Also I loved the idea of collaboration, of me giving the participants a base recipe and then them personalising it with ingredients to suit their hair type and fragrances that they love. I’m intrigued to see what people come up with!

What will you be doing at Making Uncovered?
Hairy-Jayne_0048I’ll be running two workshops. The first is conditioner making, where the participants will first vote for the oils and additives they’d prefer. Then I’ll demonstrate making the base of the conditioner. The base will be divided up into little pots, and then each person will then be able to customise their pot with the essential oils that they choose and add their own labels.

The second one will be making a hair refresher or perfume from scratch, choosing the ingredients to suit their hair type and their choice of essential oils.

Hairy Jayne’s Making Uncovered workshops are at 11.30am and 3.30pm and cost £10 each – book your place here!

Meet the makers: Jayne Rutland

Maya Kar talks to Jayne Rutland of Hairy Jayne about goats’ bottoms, allergies and the challenge of working in three dimensions

hairy jayne resized

1. Tell us a bit about Hairy Jayne – what do you make?
I’ve been a professional hairdresser for 12 years now. I cut hair and make natural hair products, fragranced with essential oils. There are two shampoos and two conditioners for different hair types, plus hair perfumes for freshening up between washes. Every product comes in three fragrances: neroli (musk), geranium (floral), and grapefruit (citrus). I also sell vouchers for haircuts.

2. What makes your products special?
I hand-make them myself, and as an experienced hairdresser I have a real understanding of what hair needs. Most of all, they smell good! My emphasis is on natural products, since I myself developed an allergy to PPD, a ingredient in hair dye, especially black dye.

3. What inspired you to get started?
Two things. Becoming allergic gave me an interest in creating my own products, and when I discovered the great one-day courses at Plush Folly in making your own toiletries, I twigged that I could really create the products myself. Finally I did one of their courses explaining the legal requirements of this type of business and got started. I started looking into hair oils. I did a trip to Morocco which really inspired me. I started experimenting, creating conditioners with natural plant oils but designed not to be too heavy.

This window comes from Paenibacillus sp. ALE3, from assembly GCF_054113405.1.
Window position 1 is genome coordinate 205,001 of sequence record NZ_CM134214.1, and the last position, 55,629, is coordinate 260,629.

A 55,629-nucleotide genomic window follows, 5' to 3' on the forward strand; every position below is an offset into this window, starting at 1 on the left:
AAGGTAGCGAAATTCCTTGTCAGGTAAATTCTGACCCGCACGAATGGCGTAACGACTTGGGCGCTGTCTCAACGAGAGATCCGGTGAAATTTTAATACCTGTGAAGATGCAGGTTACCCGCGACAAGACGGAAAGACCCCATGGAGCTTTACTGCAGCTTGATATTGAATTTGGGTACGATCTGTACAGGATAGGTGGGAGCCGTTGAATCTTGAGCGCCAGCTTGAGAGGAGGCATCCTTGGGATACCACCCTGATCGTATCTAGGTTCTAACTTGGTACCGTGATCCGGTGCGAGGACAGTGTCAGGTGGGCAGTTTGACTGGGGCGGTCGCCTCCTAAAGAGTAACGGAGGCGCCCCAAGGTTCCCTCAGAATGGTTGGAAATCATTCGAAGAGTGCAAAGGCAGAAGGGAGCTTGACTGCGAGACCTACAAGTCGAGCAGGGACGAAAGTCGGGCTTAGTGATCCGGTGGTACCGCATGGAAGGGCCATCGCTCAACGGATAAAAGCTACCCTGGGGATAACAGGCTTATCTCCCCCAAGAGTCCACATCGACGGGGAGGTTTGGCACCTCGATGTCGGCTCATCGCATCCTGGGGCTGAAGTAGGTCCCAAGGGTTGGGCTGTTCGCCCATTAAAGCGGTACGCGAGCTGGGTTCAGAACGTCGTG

4. Did you go to Morocco for argan oil?
I did try using argan oil, but made the mistake of buying the unrefined version, which smelt like a goat’s bottom! Apparently the oil is obtained by feeding the argan seeds to a goat, and processing what comes out the other end. It’s good but very expensive, and there are other excellent plant oils which I prefer.

5. The name and logo suggest you have a humorous side – how did you come up with them?
I was after a 1960s vintage style, and Hairy Jane rhymes with Mary Jane (shoes). It amuses people, so it’s memorable. I occasionally do a market stall and I always notice that people laugh when they see it. I used to be a graphic designer so I designed the logo myself. It’s strange how hard I found it when I first started hairdressing to deal with three dimensional heads after working so long in two dimensions!

6. What attracted you to get involved with Makerhood?
I was using sites like Etsy, and I really liked the idea of having a local version, and being able to check out what other creative locals are up to. I did the Makerhood pitching workshops last year and found them really helpful.

7. What do you like about living and working in Brixton?
It’s always changing, and so busy! I was brought up in Western Australia and I first heard of Brixton out there and wanted to live here ever since. I’ve been here since 1999, and I feel very at home here. I suspect a connection with past lives, perhaps ancestors, or something more spiritual – my surname is Rutland, and I found that name etched onto an old wall in Effra Road. I hope it keeps its character. I don’t think there are any other Brixtons in the world! It has its own individual style of energy, so many different cultures side by side, letting each other get on with it.

8. What’s your hot tip for a hidden pleasure or treasure in Brixton?
My favourite shop is the stationers hidden away above the Kingshield Pharmacy – I can spend hours in there!

Hairy Jayne’s handmade hair products are available at